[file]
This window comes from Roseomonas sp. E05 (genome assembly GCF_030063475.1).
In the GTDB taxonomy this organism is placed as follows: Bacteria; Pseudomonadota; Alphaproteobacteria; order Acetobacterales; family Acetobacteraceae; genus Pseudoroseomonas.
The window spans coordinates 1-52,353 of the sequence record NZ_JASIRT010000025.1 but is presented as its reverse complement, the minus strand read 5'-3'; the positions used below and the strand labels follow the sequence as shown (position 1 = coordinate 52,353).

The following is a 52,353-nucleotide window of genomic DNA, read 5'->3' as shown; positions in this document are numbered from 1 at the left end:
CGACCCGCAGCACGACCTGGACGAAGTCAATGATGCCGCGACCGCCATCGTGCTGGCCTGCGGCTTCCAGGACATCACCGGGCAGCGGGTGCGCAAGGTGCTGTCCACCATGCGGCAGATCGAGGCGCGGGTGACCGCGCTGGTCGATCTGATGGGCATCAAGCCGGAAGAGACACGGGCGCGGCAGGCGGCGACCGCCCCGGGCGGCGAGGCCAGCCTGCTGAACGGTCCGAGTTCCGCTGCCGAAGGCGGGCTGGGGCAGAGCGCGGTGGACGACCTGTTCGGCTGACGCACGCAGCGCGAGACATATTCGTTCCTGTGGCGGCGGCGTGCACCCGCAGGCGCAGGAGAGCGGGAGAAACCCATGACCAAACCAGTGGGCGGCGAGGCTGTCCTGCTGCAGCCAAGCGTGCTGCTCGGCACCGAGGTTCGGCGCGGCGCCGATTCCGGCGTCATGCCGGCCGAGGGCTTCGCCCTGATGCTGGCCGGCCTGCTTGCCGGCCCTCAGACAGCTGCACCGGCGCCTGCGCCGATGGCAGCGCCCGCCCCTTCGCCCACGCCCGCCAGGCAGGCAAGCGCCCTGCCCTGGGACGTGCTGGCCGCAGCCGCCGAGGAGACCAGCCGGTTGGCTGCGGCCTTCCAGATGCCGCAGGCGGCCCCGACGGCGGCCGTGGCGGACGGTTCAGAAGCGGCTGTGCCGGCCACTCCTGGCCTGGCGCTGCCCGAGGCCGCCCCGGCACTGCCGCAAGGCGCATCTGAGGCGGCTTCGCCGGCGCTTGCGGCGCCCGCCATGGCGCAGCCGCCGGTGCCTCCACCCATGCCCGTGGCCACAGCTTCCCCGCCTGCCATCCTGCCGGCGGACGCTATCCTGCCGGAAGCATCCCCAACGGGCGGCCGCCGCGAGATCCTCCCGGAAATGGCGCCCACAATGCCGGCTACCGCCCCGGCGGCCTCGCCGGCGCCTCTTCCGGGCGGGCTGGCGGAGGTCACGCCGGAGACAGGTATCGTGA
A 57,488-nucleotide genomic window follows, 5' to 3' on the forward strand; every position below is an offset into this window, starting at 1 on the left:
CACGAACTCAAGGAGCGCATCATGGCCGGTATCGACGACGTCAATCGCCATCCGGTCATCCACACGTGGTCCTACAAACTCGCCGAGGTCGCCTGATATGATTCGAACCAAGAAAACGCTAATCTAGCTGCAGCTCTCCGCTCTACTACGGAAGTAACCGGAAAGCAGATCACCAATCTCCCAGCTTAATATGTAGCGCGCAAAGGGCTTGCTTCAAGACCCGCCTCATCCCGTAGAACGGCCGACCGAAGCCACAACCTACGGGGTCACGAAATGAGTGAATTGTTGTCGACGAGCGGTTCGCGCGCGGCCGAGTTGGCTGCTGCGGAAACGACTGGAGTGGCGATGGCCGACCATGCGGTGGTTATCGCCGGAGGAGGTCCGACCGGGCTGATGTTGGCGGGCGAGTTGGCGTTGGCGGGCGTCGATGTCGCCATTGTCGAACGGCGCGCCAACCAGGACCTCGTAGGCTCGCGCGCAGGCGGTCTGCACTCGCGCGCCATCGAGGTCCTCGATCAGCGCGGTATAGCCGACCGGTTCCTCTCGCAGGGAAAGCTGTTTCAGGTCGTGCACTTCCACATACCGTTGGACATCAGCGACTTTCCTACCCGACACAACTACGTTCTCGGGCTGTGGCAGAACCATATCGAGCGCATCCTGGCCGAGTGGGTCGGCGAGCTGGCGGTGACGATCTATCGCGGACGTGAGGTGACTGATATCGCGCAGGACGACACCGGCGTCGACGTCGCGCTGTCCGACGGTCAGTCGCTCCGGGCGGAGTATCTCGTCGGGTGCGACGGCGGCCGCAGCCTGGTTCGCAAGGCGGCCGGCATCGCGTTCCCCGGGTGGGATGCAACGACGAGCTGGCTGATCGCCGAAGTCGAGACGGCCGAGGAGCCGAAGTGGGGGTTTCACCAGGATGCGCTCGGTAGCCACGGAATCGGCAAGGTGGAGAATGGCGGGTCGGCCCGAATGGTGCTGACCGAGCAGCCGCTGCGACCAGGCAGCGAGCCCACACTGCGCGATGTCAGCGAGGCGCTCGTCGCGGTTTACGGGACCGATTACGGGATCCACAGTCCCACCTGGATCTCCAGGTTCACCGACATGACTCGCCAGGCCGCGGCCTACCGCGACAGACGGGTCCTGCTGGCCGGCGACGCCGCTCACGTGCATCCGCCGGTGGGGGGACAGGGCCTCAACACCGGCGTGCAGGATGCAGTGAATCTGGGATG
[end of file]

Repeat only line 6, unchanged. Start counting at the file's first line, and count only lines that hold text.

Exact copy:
A 57,488-nucleotide genomic window follows, 5' to 3' on the forward strand; every position below is an offset into this window, starting at 1 on the left: